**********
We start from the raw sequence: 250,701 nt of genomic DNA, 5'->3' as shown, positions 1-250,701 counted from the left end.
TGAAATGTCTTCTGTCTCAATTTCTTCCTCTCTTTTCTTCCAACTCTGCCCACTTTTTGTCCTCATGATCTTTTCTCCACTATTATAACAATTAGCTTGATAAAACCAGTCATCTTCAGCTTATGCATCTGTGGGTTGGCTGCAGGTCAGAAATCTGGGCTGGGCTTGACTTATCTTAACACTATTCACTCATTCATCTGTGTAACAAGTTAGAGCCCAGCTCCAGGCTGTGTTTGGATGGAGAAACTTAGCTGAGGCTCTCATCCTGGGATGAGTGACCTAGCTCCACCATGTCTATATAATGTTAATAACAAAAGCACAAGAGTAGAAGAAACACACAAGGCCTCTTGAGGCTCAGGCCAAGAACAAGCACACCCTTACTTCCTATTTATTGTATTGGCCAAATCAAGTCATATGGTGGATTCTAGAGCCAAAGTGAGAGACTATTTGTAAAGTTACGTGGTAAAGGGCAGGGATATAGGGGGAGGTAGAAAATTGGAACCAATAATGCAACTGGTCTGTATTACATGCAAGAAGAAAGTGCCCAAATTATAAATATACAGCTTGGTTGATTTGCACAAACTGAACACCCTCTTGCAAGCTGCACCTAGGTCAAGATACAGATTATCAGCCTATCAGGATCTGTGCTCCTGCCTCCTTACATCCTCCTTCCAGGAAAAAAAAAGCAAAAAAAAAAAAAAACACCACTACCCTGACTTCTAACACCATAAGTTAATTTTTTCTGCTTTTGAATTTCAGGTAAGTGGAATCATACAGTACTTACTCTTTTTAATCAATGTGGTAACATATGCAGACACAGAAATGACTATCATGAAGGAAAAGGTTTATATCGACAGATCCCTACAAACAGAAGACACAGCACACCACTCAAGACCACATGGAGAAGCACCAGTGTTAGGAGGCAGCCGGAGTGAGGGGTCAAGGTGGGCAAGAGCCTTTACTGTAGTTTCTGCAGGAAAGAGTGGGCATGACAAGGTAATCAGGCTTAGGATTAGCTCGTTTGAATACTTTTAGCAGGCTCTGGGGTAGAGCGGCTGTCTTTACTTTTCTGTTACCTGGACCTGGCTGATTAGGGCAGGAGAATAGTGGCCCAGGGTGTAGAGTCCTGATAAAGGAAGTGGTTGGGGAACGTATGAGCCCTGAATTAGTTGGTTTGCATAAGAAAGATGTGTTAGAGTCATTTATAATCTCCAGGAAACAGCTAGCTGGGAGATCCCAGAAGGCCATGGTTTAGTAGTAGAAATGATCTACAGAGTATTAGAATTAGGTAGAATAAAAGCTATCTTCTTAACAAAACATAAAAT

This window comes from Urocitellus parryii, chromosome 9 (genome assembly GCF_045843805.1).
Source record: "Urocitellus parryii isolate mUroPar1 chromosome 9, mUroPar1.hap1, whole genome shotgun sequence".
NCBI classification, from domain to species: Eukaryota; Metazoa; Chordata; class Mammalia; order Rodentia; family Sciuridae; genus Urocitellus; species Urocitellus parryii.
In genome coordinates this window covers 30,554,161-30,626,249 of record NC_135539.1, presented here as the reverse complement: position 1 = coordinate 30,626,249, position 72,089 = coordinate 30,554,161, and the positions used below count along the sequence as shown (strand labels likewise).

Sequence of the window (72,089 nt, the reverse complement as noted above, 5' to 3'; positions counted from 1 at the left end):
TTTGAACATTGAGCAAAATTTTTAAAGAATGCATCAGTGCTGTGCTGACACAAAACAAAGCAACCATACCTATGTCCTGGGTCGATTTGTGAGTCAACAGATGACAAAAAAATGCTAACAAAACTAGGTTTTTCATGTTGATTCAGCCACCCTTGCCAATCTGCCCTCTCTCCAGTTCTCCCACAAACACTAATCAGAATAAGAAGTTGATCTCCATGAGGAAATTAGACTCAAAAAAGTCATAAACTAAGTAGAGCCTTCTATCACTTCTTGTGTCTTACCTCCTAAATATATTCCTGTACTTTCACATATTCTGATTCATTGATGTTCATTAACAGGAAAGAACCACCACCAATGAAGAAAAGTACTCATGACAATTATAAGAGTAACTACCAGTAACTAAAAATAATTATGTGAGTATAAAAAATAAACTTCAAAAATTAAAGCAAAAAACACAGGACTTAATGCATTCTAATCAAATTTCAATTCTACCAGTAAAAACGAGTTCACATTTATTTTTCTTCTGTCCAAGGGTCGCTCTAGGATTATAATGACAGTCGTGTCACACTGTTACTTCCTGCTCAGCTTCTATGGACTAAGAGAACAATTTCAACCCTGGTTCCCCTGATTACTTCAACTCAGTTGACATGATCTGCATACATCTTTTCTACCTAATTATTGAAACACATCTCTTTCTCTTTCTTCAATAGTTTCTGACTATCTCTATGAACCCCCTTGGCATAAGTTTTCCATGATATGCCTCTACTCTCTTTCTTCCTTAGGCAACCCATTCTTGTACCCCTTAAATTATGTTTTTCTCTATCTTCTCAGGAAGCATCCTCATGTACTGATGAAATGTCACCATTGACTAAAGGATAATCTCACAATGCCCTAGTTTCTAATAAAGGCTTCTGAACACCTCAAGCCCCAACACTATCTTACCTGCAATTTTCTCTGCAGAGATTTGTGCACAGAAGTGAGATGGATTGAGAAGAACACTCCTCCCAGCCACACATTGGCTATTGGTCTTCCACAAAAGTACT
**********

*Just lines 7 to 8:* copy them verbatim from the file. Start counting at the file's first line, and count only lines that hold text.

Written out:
Sequence of the window (72,089 nt, the reverse complement as noted above, 5' to 3'; positions counted from 1 at the left end):
TTTGAACATTGAGCAAAATTTTTAAAGAATGCATCAGTGCTGTGCTGACACAAAACAAAGCAACCATACCTATGTCCTGGGTCGATTTGTGAGTCAACAGATGACAAAAAAATGCTAACAAAACTAGGTTTTTCATGTTGATTCAGCCACCCTTGCCAATCTGCCCTCTCTCCAGTTCTCCCACAAACACTAATCAGAATAAGAAGTTGATCTCCATGAGGAAATTAGACTCAAAAAAGTCATAAACTAAGTAGAGCCTTCTATCACTTCTTGTGTCTTACCTCCTAAATATATTCCTGTACTTTCACATATTCTGATTCATTGATGTTCATTAACAGGAAAGAACCACCACCAATGAAGAAAAGTACTCATGACAATTATAAGAGTAACTACCAGTAACTAAAAATAATTATGTGAGTATAAAAAATAAACTTCAAAAATTAAAGCAAAAAACACAGGACTTAATGCATTCTAATCAAATTTCAATTCTACCAGTAAAAACGAGTTCACATTTATTTTTCTTCTGTCCAAGGGTCGCTCTAGGATTATAATGACAGTCGTGTCACACTGTTACTTCCTGCTCAGCTTCTATGGACTAAGAGAACAATTTCAACCCTGGTTCCCCTGATTACTTCAACTCAGTTGACATGATCTGCATACATCTTTTCTACCTAATTATTGAAACACATCTCTTTCTCTTTCTTCAATAGTTTCTGACTATCTCTATGAACCCCCTTGGCATAAGTTTTCCATGATATGCCTCTACTCTCTTTCTTCCTTAGGCAACCCATTCTTGTACCCCTTAAATTATGTTTTTCTCTATCTTCTCAGGAAGCATCCTCATGTACTGATGAAATGTCACCATTGACTAAAGGATAATCTCACAATGCCCTAGTTTCTAATAAAGGCTTCTGAACACCTCAAGCCCCAACACTATCTTACCTGCAATTTTCTCTGCAGAGATTTGTGCACAGAAGTGAGATGGATTGAGAAGAACACTCCTCCCAGCCACACATTGGCTATTGGTCTTCCACAAAAGTACT